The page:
• If we decide that delivering the USO is an unfair burden, Ofcom may establish an industry fund to compensate the Universal Service Providers. We will also determine who will contribute to the fund and how much they will contribute. This will include any threshold below which contributions will not be required.

• Once we have established an industry fund, we will collect monies from industry and compensate the Universal Service Provider. We will gather and check relevant information to calculate individual contributions. We will then invoice each provider required to contribute to pay by a specified deadline. When we start receiving the contributions, we will pay the Universal Service Provider on a monthly basis.

At this point it’s worth reminding readers that the regulator expects both BT and KCOM to “contribute towards funding the net cost of the USO … we would expect this to strengthen the incentives to accurately estimate connection coverage.”

Earlier this year BT and KCOM both provided evidence that they had considered the capital expenditure needed to effectively deliver the USO. Furthermore, both BT and KCOM demonstrated that they had “access to sufficient sources of funding” in order to meet these funding requirements.

Ofcom also considered whether BT and KCOM could maintain adequate operation of the USO service between deployment and any due compensation that may be received for that deployment. “We determined that both BT and KCOM were able to do so,” said the regulator earlier this year.

We note in today’s consultation that Ofcom will only establish an industry fund for the USO if they “find that there is an unfair net cost burden” being imposed on BT and KCOM due to its delivery. In reality there may well be some deployments that attract a high cost and so will need to dip into such a fund (NOTE: A cost threshold of £3,400 applies to USO connections but this must be balanced against forecast take-up – see our summary).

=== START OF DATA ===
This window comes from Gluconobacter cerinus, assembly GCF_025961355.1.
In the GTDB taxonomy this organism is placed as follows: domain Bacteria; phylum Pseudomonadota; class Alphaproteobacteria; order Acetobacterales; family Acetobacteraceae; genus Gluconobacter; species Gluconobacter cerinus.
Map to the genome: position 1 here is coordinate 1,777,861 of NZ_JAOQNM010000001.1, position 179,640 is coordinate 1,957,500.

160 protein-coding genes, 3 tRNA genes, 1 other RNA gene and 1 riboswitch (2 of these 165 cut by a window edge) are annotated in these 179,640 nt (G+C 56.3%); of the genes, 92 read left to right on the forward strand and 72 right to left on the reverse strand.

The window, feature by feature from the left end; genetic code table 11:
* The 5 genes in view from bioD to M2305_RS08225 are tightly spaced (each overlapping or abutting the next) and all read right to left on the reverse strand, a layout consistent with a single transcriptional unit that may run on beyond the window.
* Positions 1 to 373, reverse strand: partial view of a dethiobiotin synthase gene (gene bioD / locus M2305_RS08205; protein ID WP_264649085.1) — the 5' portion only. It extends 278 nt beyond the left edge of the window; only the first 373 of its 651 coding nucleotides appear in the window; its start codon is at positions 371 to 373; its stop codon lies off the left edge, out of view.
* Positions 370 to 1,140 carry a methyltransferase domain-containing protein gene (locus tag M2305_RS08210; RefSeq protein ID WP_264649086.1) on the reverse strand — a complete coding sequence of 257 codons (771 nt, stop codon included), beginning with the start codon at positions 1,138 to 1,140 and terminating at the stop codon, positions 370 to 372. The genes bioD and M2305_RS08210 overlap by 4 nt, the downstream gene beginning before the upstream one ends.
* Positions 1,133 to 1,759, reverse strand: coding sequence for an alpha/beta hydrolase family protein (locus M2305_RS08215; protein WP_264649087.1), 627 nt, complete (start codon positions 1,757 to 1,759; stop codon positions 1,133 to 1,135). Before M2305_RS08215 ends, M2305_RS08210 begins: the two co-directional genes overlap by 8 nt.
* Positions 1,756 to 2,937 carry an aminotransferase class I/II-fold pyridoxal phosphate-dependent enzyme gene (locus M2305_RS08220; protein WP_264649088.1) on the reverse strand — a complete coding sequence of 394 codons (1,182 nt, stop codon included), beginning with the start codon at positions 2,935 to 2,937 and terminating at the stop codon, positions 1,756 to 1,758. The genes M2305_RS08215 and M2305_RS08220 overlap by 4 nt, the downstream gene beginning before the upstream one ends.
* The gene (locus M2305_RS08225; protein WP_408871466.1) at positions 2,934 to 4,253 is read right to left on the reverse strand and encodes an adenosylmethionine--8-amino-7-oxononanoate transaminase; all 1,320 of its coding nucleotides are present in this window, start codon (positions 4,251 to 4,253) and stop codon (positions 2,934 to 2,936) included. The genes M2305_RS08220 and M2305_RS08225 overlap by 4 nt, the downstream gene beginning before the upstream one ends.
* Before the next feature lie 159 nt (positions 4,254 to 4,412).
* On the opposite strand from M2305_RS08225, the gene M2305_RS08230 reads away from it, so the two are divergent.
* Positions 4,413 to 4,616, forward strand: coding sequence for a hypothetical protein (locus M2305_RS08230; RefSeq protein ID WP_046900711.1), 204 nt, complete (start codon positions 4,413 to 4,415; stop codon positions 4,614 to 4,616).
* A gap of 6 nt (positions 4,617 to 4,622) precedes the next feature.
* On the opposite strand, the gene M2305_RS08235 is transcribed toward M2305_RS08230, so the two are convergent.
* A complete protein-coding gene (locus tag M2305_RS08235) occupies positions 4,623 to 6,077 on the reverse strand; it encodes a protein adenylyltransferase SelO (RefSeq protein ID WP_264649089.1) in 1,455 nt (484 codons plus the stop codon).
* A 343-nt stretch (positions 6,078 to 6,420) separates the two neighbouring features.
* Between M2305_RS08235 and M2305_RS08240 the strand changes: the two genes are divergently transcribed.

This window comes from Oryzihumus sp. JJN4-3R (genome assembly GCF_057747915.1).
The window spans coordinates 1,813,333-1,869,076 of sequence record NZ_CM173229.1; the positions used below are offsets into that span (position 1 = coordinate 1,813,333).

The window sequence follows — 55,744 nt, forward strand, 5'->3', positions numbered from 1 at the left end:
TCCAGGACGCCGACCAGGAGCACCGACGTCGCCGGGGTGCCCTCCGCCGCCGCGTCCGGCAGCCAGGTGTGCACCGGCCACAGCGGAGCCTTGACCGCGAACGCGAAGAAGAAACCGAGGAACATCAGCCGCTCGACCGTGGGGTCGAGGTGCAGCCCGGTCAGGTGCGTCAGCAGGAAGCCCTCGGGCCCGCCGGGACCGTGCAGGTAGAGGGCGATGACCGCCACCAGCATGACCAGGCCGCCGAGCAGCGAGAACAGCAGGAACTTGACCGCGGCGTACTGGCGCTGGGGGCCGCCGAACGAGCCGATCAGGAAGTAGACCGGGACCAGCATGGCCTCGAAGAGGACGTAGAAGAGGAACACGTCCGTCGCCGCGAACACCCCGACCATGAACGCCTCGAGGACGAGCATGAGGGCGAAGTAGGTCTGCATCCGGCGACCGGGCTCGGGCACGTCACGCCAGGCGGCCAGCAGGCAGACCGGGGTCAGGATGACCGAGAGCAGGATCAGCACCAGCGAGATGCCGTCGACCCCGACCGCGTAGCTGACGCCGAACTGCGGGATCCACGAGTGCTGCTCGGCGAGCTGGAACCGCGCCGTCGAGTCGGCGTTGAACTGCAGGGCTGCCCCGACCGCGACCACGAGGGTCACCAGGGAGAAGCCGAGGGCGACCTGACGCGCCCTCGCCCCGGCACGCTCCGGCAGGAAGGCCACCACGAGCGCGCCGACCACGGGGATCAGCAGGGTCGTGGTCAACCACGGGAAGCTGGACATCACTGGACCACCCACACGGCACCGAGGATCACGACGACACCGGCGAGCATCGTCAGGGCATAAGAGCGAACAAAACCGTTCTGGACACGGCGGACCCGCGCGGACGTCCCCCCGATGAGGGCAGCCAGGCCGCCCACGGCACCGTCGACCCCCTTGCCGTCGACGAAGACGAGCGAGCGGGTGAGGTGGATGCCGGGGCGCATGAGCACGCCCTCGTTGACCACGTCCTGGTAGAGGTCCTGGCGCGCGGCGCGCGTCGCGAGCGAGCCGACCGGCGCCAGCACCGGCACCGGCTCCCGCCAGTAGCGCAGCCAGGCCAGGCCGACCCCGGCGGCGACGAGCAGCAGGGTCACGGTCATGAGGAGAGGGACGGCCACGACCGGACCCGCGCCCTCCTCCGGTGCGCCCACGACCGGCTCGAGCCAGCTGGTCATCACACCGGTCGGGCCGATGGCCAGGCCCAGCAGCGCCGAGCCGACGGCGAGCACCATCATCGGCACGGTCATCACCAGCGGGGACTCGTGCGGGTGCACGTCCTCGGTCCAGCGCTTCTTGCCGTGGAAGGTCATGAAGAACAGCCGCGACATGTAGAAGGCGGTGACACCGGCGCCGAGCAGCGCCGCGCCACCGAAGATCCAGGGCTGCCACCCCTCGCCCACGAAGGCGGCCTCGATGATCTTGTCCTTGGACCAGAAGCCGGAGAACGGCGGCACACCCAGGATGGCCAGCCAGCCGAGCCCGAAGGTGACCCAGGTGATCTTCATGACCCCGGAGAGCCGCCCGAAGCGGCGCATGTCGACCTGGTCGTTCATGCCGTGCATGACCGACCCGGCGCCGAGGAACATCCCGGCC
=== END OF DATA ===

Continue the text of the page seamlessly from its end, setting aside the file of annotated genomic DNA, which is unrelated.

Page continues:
The regulations allow for quite a wide section of the industry – both fixed and mobile providers – to contribute toward such a fund (cost recovery), albeit with some limits. “If we consider this to be appropriate, we have the power to require only particular providers or a particular description of providers to contribute, including requiring contributions only from undertakings whose national turnover is more than a set limit,” said Ofcom.

Overall the consultation covers a lot of information about the processes and mechanisms involved, although it doesn’t specifically spell out details of how big the fund will be or which providers should contribute (other than the designated USPs) and via what products. By the sounds of it we may have to wait until the USO is up and running before all that becomes clear.

The new consultation closes on 7th January 2020 and Ofcom will then aim to publish a statement on funding regulations during spring 2020.

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Mark Jackson
By Mark Jackson
Mark is a professional technology writer, IT consultant and computer engineer from Dorset (England), he also founded ISPreview in 1999 and enjoys analysing the latest telecoms and broadband developments. Find me on Twitter, , Facebook and Linkedin.
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10 Responses
  1. Avatar NGA for all

    At least after three consultations they are attempting to link public subsidy with any proposed fund, that provides some chance for BDUK monies and clawback to reach their potential.

  2. Avatar JTStrathconon

    I assume this consultation will not affect the go-live date for the USO?

  3. Avatar beasty54

    10/1 is an absolute joke in this day and age, we should be pushing for 100/10 as a minimum! There are companies out there offering 1gbps connections and now virgin media have started their rollout, it’ll be hitting millions of homes in no time. For at least the last 12 months it has been common to see files such as console games hit 100gb plus and they’re only going to get bigger, a 10mb connection just doesn’t cut it!